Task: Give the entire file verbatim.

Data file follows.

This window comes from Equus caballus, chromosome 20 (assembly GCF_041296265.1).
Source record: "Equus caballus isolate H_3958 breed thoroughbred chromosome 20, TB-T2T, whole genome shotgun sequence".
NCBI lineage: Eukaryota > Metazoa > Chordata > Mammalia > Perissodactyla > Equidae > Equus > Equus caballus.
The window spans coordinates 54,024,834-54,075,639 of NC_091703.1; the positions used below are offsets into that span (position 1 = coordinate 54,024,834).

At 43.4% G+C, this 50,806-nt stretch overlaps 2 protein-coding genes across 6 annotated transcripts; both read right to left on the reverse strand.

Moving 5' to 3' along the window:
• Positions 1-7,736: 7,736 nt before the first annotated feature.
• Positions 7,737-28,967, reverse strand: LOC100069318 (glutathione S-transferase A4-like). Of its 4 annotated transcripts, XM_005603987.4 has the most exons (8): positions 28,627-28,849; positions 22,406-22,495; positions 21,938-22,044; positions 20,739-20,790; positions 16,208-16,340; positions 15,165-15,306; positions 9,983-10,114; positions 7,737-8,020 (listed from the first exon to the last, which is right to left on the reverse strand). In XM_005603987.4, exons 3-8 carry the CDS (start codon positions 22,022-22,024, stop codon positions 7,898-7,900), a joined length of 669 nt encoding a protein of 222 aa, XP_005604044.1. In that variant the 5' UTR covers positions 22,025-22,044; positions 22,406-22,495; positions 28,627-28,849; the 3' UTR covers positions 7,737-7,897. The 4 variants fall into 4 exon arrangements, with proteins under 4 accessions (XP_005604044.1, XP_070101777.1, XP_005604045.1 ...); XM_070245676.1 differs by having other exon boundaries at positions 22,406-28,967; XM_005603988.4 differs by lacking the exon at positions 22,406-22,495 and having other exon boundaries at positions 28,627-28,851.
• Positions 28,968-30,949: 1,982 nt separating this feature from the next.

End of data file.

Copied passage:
This window comes from Equus caballus, chromosome 20 (assembly GCF_041296265.1).
Source record: "Equus caballus isolate H_3958 breed thoroughbred chromosome 20, TB-T2T, whole genome shotgun sequence".
NCBI lineage: Eukaryota > Metazoa > Chordata > Mammalia > Perissodactyla > Equidae > Equus > Equus caballus.
The window spans coordinates 54,024,834-54,075,639 of NC_091703.1; the positions used below are offsets into that span (position 1 = coordinate 54,024,834).

At 43.4% G+C, this 50,806-nt stretch overlaps 2 protein-coding genes across 6 annotated transcripts; both read right to left on the reverse strand.

Moving 5' to 3' along the window:
• Positions 1-7,736: 7,736 nt before the first annotated feature.
• Positions 7,737-28,967, reverse strand: LOC100069318 (glutathione S-transferase A4-like). Of its 4 annotated transcripts, XM_005603987.4 has the most exons (8): positions 28,627-28,849; positions 22,406-22,495; positions 21,938-22,044; positions 20,739-20,790; positions 16,208-16,340; positions 15,165-15,306; positions 9,983-10,114; positions 7,737-8,020 (listed from the first exon to the last, which is right to left on the reverse strand). In XM_005603987.4, exons 3-8 carry the CDS (start codon positions 22,022-22,024, stop codon positions 7,898-7,900), a joined length of 669 nt encoding a protein of 222 aa, XP_005604044.1. In that variant the 5' UTR covers positions 22,025-22,044; positions 22,406-22,495; positions 28,627-28,849; the 3' UTR covers positions 7,737-7,897. The 4 variants fall into 4 exon arrangements, with proteins under 4 accessions (XP_005604044.1, XP_070101777.1, XP_005604045.1 ...); XM_070245676.1 differs by having other exon boundaries at positions 22,406-28,967; XM_005603988.4 differs by lacking the exon at positions 22,406-22,495 and having other exon boundaries at positions 28,627-28,851.
• Positions 28,968-30,949: 1,982 nt separating this feature from the next.